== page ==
Programming Note: Diamondbacks-Giants coverage begins on Thursday at 12 p.m. with Giants Pregame Live on CSN Bay Area
Major League Baseball is a results-oriented business, like any other professional sport. Ryan Vogelsong constantly wrestles with the often unexplainable divide between process and numbers.
It goes both ways. In mid-March, Vogelsong allowed nine runs and 11 hits over 2 2/3 innings in a Spring Training start against the Cleveland Indians. Many thought Vogelsong's chances of contributing to the 2014 squad were slim, and reporters headed to the clubhouse expecting to see smoke coming out of Vogelsong's ears. Instead, he had a grin and seemed almost Zen-like. Well, as close to Zen-like as Vogelsong can be, anyway. He said again and again that his stuff was great -- he just got knocked around on a hot Arizona evening when the balls were jumping.
[INSTANT REPLAY: Giants score four in seventh, blank D'Backs]
Then there's a night like Wednesday's 5-0 win over the Diamondbacks. Vogelsong tossed 6 2/3 scoreless innings as he and three relievers combined on a two-hit shutout. Sure, there were five walks. But what about the zeroes that kept the Giants in lockstep with Josh Collmenter, and made a tough game seem like a cakewalk late as the Giants pulled away?
From one look at the box score, a game like this would be cause for celebration. For Vogelsong, it led to a quick sports psychology appointment with Dr. Timothy Hudson.
"I told Huddy, 'Man, this game will drive you nuts,'" Vogelsong said. "Because there's nights when you go out there, and your stuff's really good, you're commanding the ball and you get knocked around. Then you have a night like tonight, where you're grinding from your first pitch and then you get a good result. That's what makes this game so great, but at the same time drive you nuts."
The Giants beat the D-Backs to stay within 2.5 games of the Dodgers, four games ahead of Pittsburgh for the first Wild Card spot and 5.5 games ahead of Atlanta and Milwaukee, the two Wild Card outsiders. However, the win was the only thing soothing Vogelsong after an outing where he was almost lifted in the second inning. Tim Lincecum trotted to the bullpen with the bases loaded and two out, and Vogelsong got Collmenter to hit a routine grounder to Pablo Sandoval.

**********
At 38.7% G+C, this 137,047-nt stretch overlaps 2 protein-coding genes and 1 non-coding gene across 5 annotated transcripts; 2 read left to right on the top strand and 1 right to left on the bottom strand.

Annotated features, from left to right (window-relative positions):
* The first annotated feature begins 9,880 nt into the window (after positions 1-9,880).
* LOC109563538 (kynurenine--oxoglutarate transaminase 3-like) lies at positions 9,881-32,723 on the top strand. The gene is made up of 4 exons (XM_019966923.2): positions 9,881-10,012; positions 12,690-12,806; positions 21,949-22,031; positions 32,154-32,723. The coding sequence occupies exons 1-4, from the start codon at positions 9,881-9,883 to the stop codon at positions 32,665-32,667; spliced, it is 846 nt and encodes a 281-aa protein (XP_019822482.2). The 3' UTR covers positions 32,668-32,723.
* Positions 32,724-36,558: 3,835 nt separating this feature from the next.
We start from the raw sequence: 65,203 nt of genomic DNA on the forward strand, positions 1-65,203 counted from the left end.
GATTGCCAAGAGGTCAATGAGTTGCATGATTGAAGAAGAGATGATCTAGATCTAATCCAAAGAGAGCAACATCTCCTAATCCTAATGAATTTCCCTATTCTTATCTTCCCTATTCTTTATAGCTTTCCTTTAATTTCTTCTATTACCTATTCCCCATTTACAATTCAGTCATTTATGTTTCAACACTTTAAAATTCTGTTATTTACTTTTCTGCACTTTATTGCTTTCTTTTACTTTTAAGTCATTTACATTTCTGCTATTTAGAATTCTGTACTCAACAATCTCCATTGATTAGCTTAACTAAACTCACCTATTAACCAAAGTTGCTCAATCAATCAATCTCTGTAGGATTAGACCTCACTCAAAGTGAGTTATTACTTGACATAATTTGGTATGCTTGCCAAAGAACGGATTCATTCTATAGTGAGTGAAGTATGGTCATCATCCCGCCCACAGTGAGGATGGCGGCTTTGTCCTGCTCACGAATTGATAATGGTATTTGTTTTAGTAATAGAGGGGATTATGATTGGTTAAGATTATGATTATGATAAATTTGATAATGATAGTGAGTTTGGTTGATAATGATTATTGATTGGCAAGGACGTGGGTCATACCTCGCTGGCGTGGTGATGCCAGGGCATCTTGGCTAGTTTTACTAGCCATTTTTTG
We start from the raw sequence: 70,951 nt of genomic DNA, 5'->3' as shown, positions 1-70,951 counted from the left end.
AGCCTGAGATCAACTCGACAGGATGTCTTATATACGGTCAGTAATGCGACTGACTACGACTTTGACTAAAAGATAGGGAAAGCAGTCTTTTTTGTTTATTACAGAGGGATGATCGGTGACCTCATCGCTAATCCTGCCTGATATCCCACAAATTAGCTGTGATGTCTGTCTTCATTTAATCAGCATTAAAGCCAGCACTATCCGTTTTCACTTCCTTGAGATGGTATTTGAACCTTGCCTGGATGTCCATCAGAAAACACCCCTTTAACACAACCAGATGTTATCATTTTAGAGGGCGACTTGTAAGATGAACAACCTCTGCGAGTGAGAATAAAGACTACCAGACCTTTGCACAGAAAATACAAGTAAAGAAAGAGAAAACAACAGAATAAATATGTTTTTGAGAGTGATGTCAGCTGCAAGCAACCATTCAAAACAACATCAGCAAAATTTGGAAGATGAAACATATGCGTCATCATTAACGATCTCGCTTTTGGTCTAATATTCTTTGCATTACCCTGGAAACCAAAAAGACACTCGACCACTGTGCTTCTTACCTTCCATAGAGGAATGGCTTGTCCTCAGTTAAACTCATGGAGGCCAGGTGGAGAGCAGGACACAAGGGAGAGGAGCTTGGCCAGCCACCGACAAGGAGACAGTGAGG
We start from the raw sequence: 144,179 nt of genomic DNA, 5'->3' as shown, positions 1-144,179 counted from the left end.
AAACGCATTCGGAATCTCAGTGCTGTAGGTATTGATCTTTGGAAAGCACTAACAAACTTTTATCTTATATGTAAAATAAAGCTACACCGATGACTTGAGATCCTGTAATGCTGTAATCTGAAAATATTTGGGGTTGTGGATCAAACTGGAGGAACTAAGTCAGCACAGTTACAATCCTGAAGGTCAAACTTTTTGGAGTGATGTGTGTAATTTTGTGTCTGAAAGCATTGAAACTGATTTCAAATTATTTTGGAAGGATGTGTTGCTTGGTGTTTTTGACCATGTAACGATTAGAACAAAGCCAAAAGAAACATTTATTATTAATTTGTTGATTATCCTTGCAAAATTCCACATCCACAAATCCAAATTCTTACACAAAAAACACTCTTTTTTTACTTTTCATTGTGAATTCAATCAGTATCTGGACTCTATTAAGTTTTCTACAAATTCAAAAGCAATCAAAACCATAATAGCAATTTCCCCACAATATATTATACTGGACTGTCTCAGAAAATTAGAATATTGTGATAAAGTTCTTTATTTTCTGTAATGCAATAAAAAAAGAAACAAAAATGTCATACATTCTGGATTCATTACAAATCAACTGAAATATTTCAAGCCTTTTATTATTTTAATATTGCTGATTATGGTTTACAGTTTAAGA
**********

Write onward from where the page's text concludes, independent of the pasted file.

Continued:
"I got pretty lucky that a pitcher was up in that situation. Could've been a whole different story if it was a position player," Vogelsong said.
Bruce Bochy thought Vogelsong "cleaned up the delivery" and ended up "pitching a great game." It seemed like he got into a rhythm when he retired 14 of 15 batters in one stretch, but apparently that was just a mirage.
"I didn't really figure out anything. I was just able to make some pitches when I needed to, really. I was behind the whole game," Vogelsong said. "It was a grind. That's about the only way I can put it."
Sure, but Vogelsong grinds so much that he could set up his own hamburger stand on the mound. One would have to figure Wednesday night's outing was much more pleasant than allowing four homers and eight runs, which he did a week ago in Denver.
"It's easier to shrug one off when it's in Coors Field and it's warm like it was, because you know the ball's going to fly and you're probably going to give up a home run here or there on a ball that probably shouldn't be a home run," said Vogelsong.
"From a stuff standpoint, I was pretty happy with my stuff that day. I'm kind of in between right now. I'm extremely happy I didn't give up any runs but I'm telling myself, 'I've got a lot of work to do this week before I face them again on Monday.'"
One player who doesn't sweat the process quite as much is Gregor Blanco, who said he's a much more relaxed player since Angel Pagan's return.
Blanco is on a bit of a mini-tear of late, and led the Giants with two hits -- including a seventh inning double that drove in the game's first run. However, Blanco failed to get a bunt down earlier in that at-bat. Four pitches later, he made up for his mistake by driving a 1-2 sinker from Oliver Perez down the first base line.
Blanco is known as a fourth outfielder who struggles when pressed into full-time duty, but he's started the last 13 games and hit .360 over that span. That includes a .419 clip in September since Michael Morse went on the shelf with an oblique injury.
"I know right now I'm playing and at some point I might not, but I just want to help the team in any situation that I can," Blanco said. "To be able to do it right now is huge, because we don't have Michael. But when he comes back, we'll see what happens. It's awesome that I can do this job."
Everything seems a whole lot more awesome when the results are going your way in September, even when this great game drives you nuts.